New York State Court of Claims

New York State Court of Claims

GULLA v. THE STATE OF NEW YORK, #2006-010-029, Claim No. NONE, Motion No. M-72058


Claimant’s motion to file late claim is denied.

Case Information

Claimant short name:
Footnote (claimant name) :

Footnote (defendant name) :

Third-party claimant(s):

Third-party defendant(s):

Claim number(s):
Motion number(s):
Cross-motion number(s):

Terry Jane Ruderman
Claimant’s attorney:
BRAUNFOTEL & FRENDEL, LLCBy: Scott D. Frendel, Esq.
Defendant’s attorney:
Attorney General for the State of New YorkBy: Dian Kerr McCullough, Assistant Attorney General
Third-party defendant’s attorney:

Signature date:
September 6, 2006
White Plains

Official citation:

Appellate results:

See also (multicaptioned case)


The following papers numbered 1-3 were read and considered by the Court on claimant’s motion for leave to serve and file a late claim or to deem the Notice of Intention a claim:
Notice of Motion, Attorney’s Supporting Affirmation, Affidavit and Exhibits.......1

Attorney’s Affirmation in Opposition and Exhibits.................................................2

Attorney’s Reply Affirmation and Exhibit................................................................3

On October 9, 2001, claimant served a Notice of Intention upon defendant which alleged:
“Claim arose on or about July 9, 2001 at approximately 12:02 A.M. on East Route 59 in Spring Valley, NY. The Claimant, FRANK J. GULLA, a police officer, was directing traffic at a fire scene, when he was struck from the rear by a van owned by the State of New York, plate number 991200. The police accident report is attached and forms part of this Notice. Claimant suffered personal injury, when he was struck in the shoulder, back and elbow.”

(Claimant’s Ex. B). The items of damages were specified as:
“Pain and suffering
Physical injury
Possible medical bills
Potential loss of earnings/career”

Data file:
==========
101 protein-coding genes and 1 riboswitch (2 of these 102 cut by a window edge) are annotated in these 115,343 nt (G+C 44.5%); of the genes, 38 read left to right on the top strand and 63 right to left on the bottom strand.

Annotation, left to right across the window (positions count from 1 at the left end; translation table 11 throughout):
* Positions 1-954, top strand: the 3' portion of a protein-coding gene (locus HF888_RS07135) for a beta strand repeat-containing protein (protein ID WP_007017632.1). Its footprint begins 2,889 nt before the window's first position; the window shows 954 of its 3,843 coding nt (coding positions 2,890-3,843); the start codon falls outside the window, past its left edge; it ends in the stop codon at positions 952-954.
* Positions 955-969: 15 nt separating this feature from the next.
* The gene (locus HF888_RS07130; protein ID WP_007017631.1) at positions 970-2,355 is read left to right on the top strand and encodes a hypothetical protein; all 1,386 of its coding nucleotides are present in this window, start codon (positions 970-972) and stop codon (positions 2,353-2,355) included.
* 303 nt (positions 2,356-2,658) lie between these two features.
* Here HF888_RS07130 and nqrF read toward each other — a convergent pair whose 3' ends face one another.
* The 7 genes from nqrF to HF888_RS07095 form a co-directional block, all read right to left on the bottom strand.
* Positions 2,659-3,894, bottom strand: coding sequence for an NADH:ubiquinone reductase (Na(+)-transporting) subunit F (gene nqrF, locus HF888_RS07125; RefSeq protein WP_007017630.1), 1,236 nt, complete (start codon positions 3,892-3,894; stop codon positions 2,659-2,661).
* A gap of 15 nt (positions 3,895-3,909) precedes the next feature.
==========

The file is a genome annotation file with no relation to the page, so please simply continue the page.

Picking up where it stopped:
(id.). A claim was never served and filed in accordance with Court of Claims Act §10(3).

Accordingly, claimant brings the instant motion. The only remedy for which claimant may seek redress under the Court of Claims Act is either under Court of Claims Act §10(6)for leave to serve and file a late claim or, alternatively, under Court of Claims Act §10(8)(a) to deem the notice of intention a claim. Notably, the statute of limitations on the underlying cause of action for personal injuries is three years (CPLR §214[5]) and lapsed on July 9, 2004.

Court of Claims Act § 10(6) provides that a motion for leave to file a late claim, must be brought “before an action asserting a like claim against a citizen of the state would be barred under the provisions of article two of the civil practice law and rules” [emphasis added]. Similarly, Court of Claims Act § 10(8)(a) provides in pertinent part: “[t]he court shall not grant such application [permission to treat the notice of intention as a claim] unless : it is made upon motion before an action asserting a like claim against a citizen of the state would be barred under the provisions of article two of the civil practice law and rules” [emphasis added]. Claimant’s failure to serve and file his application before the expiration of the statute of limitations precludes the Court from considering the application(see Miller v State of New York, 283 AD2d 830) because “[t]he failure to file such application within the proscribed time period ‘creates a jurisdictional defect and the court is without discretionary power to grant nunc pro tunc relief’ ” (Bergmann v State of New York, 281 AD2d 731, 733).

Accordingly, claimant’s motion is DENIED.

September 6, 2006
White Plains, New York

Judge of the Court of Claims